But then she followed us as we left the bonfire scene, and I knew I wasn’t misreading what was happening. I split up from the other two, and I never saw her again. No harm, no foul.
Yet, while she was following me around taking video, I realized that I was somehow on the other side of my job. At the same time, as a journalist, I have to identify myself and get consent to use content, which was not what happened here since the woman did not ask me if I was OK with being filmed.
But, regardless, it felt invasive being — somewhat — on the other side.
Let’s keep it real — there’s a lot of distrust of the media on both sides, especially among conservatives. I can’t say I blame them for being skeptical that we were there. We all have an innate need to protect ourselves.
That’s when something else the beer-holding man said to us popped into my head: “The media needs to be challenged.”
But I wasn’t the only one challenged.
The Lone Mayor
Shortly after we left, McKinney Mayor Fuller arrived. According to NewsRadio 1080 KRLD, he’d been invited to the party, and he thought he would be speaking to the crowd. He didn’t realize mask burning would be part of it. Fuller has been a strong proponent of masks since the pandemic began, especially since his daughter had a hard fight with COVID-19.
Apparently, Fuller was confronted by Collin County Conservatives leader Zach Barrett, and the two engaged in a loud argument recorded on video. Barrett told NewsRadio that he was addressing a past issue between the two. Fuller is currently seeking re-election and claimed he was set up.
“I realized at that moment that I was there as a set up,” Fuller said in a Facebook video. “I was asked to come under a pretense of speaking to a group of people in a Jewish Conservative candidate-type thing. And apparently it was a mask-burning party, as I’ve now learned.”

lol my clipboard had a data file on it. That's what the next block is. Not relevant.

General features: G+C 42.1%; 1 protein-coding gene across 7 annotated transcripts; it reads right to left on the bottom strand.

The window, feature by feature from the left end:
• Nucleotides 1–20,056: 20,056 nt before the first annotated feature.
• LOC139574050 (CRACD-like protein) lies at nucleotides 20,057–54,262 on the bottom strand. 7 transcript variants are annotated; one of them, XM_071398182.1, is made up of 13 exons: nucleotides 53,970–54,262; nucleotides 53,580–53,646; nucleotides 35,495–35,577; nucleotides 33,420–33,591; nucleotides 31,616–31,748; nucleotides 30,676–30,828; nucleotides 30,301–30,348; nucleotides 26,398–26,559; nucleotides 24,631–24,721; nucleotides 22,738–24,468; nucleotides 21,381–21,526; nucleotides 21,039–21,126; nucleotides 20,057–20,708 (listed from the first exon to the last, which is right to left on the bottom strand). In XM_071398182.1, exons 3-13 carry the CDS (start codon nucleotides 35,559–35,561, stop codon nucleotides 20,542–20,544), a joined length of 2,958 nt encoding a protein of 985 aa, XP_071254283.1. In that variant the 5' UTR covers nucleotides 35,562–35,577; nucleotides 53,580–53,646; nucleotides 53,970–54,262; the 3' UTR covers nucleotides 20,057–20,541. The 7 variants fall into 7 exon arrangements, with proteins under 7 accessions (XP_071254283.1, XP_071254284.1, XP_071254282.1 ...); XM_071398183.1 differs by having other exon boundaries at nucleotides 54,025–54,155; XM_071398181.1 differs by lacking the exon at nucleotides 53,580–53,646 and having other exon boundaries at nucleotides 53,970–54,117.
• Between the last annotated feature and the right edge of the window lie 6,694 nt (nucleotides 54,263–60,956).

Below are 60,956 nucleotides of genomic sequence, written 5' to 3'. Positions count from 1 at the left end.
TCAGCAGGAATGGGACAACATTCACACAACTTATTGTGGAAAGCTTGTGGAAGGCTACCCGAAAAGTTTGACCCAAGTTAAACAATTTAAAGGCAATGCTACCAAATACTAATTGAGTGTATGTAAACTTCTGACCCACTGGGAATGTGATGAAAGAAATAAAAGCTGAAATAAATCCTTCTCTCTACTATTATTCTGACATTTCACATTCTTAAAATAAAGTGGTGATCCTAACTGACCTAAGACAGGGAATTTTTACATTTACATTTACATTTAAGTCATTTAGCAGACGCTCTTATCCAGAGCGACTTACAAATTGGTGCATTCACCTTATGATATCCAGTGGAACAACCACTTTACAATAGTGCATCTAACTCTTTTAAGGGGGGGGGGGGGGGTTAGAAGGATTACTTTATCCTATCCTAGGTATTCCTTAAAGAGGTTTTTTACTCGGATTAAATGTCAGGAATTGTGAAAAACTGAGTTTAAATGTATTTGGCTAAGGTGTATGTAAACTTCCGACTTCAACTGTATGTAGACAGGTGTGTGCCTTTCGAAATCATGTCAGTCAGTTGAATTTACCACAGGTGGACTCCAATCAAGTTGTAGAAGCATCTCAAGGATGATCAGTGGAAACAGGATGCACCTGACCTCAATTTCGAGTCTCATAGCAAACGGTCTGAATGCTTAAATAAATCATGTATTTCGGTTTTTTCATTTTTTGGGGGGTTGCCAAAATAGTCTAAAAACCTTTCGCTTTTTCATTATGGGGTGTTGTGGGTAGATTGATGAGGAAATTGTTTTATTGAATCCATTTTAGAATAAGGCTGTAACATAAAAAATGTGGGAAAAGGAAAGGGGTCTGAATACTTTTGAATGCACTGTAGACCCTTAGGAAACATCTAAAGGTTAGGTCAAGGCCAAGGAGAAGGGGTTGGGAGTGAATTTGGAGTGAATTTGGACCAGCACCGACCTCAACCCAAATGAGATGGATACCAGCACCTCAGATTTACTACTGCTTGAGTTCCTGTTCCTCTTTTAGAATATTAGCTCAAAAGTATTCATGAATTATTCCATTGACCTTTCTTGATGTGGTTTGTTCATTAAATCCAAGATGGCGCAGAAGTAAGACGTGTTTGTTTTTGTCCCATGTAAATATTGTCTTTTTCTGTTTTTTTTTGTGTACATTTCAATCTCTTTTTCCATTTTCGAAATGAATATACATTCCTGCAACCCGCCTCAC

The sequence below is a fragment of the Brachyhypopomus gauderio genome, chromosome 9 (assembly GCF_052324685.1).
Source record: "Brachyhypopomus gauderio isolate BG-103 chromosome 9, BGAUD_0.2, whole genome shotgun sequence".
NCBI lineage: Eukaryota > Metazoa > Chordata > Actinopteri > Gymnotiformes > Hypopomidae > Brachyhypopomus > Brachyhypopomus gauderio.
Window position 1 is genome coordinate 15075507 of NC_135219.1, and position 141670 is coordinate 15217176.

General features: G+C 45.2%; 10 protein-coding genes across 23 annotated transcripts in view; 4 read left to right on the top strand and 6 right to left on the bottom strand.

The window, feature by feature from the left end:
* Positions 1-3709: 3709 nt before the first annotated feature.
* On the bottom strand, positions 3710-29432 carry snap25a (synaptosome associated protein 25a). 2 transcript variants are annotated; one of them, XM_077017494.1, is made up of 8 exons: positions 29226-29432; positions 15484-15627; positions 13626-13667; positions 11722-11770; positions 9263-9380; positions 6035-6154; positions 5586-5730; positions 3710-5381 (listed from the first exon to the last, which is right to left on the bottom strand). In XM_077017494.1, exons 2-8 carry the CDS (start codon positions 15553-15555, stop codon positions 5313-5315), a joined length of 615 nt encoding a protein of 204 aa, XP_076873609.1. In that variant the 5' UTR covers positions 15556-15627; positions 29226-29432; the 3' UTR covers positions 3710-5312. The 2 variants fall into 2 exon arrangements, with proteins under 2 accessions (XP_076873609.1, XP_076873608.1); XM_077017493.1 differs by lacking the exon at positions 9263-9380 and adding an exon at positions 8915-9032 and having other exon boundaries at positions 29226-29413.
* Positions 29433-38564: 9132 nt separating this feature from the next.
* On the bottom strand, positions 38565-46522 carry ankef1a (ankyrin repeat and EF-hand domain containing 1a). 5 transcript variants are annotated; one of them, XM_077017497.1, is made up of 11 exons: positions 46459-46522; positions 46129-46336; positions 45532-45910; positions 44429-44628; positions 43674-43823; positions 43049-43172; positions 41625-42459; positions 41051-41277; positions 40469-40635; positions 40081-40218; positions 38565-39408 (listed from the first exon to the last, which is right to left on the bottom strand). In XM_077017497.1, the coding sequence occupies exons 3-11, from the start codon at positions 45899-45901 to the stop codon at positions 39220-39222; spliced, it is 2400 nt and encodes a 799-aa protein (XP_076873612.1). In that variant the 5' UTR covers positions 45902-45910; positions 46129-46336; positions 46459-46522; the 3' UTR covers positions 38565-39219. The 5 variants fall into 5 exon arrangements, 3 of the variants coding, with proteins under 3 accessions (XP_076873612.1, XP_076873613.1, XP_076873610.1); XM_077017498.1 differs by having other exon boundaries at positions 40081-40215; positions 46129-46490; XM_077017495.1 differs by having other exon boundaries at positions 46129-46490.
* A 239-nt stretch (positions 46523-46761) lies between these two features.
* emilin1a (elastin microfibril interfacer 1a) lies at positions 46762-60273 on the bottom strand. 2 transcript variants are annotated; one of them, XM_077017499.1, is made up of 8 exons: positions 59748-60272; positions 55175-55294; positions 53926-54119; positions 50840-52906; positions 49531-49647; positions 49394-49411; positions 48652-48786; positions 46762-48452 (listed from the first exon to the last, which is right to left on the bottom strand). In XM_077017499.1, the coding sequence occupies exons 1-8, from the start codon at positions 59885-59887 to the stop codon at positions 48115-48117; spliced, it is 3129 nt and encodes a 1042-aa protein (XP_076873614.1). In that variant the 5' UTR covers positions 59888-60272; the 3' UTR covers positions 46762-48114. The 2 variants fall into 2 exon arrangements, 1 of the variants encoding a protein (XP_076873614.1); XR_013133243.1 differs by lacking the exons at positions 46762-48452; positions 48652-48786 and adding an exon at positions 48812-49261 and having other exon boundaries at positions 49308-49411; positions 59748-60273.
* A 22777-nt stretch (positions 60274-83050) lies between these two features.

Regardless — someone filmed that confrontation. Maybe the woman who filmed the other two reporters and me thought she should film in case another confrontation happened. Sadly for her, I’m not confrontational. I’m sure her video is boring as hell.
The other two reporters left about 10 minutes after I split up from them. At the end of the night, I realized I was there by myself, wearing my mask, which, at that moment, felt like wearing a sign on my forehead that read, “I’m liberal.”
As I watched people slowly start leaving, I stood there debating if I should stay. And I’ll be honest — I felt uncomfortable. I wanted to leave so bad.
But I want to be clear — no one (except for the beer guy, I guess) was rude to me. Everyone I spoke to, including Gershon, was kind to me. Probably a little annoyed I was there, but still kind.
I slowly made my way through the maskless crowd, past the check-in table and back to my car. I sat in my car for a second and realized I smelled like a campfire because of the mask burning. It served as a reminder of the weird, reflective night I had endured until I washed my hair the next morning.
I may not know much at just 23 — and every person older than me has never had a problem telling me so. But I do know that we will never make it as a country without empathy.
It could’ve been easy and would’ve probably made for a much more entertaining story if I had taken what I experienced at that event negatively. Sure, it was uncomfortable. I didn’t like being looked at weirdly and videoed for wearing a mask and trying to do my job.
But the people who were at that party are just that — people. And whether I agree with them or not, and whether whoever reads this agrees with them or not, we will never see progress if we don’t see things from other points-of-views. Or at least try to.